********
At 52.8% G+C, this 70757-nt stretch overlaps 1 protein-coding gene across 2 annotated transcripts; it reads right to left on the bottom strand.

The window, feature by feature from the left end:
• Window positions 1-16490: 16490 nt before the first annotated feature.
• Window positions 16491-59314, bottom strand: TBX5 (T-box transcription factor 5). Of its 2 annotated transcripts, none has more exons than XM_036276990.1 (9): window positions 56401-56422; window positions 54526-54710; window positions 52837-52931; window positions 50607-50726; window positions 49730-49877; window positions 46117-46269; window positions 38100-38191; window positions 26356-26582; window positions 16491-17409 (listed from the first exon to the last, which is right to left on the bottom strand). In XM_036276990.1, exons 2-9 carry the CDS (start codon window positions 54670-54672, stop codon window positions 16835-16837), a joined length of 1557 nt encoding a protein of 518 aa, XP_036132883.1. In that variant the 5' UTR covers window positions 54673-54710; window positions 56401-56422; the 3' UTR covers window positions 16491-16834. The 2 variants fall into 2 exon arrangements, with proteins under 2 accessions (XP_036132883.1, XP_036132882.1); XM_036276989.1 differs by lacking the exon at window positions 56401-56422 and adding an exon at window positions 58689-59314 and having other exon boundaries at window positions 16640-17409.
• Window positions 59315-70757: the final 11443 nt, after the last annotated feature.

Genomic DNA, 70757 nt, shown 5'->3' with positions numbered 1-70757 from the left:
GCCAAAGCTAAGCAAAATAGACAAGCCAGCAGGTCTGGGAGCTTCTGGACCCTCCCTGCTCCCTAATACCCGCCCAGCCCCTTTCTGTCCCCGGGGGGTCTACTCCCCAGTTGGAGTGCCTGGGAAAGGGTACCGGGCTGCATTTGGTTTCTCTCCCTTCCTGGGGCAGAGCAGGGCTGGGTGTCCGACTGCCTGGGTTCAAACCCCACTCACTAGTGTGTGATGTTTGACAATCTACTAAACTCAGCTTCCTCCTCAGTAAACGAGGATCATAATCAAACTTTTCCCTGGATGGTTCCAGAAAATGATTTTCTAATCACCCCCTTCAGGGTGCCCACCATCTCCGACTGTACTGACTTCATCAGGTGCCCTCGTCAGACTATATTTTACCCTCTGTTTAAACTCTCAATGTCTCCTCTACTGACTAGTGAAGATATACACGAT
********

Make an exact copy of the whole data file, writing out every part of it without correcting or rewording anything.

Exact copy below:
At 52.8% G+C, this 70757-nt stretch overlaps 1 protein-coding gene across 2 annotated transcripts; it reads right to left on the bottom strand.

The window, feature by feature from the left end:
• Window positions 1-16490: 16490 nt before the first annotated feature.
• Window positions 16491-59314, bottom strand: TBX5 (T-box transcription factor 5). Of its 2 annotated transcripts, none has more exons than XM_036276990.1 (9): window positions 56401-56422; window positions 54526-54710; window positions 52837-52931; window positions 50607-50726; window positions 49730-49877; window positions 46117-46269; window positions 38100-38191; window positions 26356-26582; window positions 16491-17409 (listed from the first exon to the last, which is right to left on the bottom strand). In XM_036276990.1, exons 2-9 carry the CDS (start codon window positions 54670-54672, stop codon window positions 16835-16837), a joined length of 1557 nt encoding a protein of 518 aa, XP_036132883.1. In that variant the 5' UTR covers window positions 54673-54710; window positions 56401-56422; the 3' UTR covers window positions 16491-16834. The 2 variants fall into 2 exon arrangements, with proteins under 2 accessions (XP_036132883.1, XP_036132882.1); XM_036276989.1 differs by lacking the exon at window positions 56401-56422 and adding an exon at window positions 58689-59314 and having other exon boundaries at window positions 16640-17409.
• Window positions 59315-70757: the final 11443 nt, after the last annotated feature.

Genomic DNA, 70757 nt, shown 5'->3' with positions numbered 1-70757 from the left:
GCCAAAGCTAAGCAAAATAGACAAGCCAGCAGGTCTGGGAGCTTCTGGACCCTCCCTGCTCCCTAATACCCGCCCAGCCCCTTTCTGTCCCCGGGGGGTCTACTCCCCAGTTGGAGTGCCTGGGAAAGGGTACCGGGCTGCATTTGGTTTCTCTCCCTTCCTGGGGCAGAGCAGGGCTGGGTGTCCGACTGCCTGGGTTCAAACCCCACTCACTAGTGTGTGATGTTTGACAATCTACTAAACTCAGCTTCCTCCTCAGTAAACGAGGATCATAATCAAACTTTTCCCTGGATGGTTCCAGAAAATGATTTTCTAATCACCCCCTTCAGGGTGCCCACCATCTCCGACTGTACTGACTTCATCAGGTGCCCTCGTCAGACTATATTTTACCCTCTGTTTAAACTCTCAATGTCTCCTCTACTGACTAGTGAAGATATACACGAT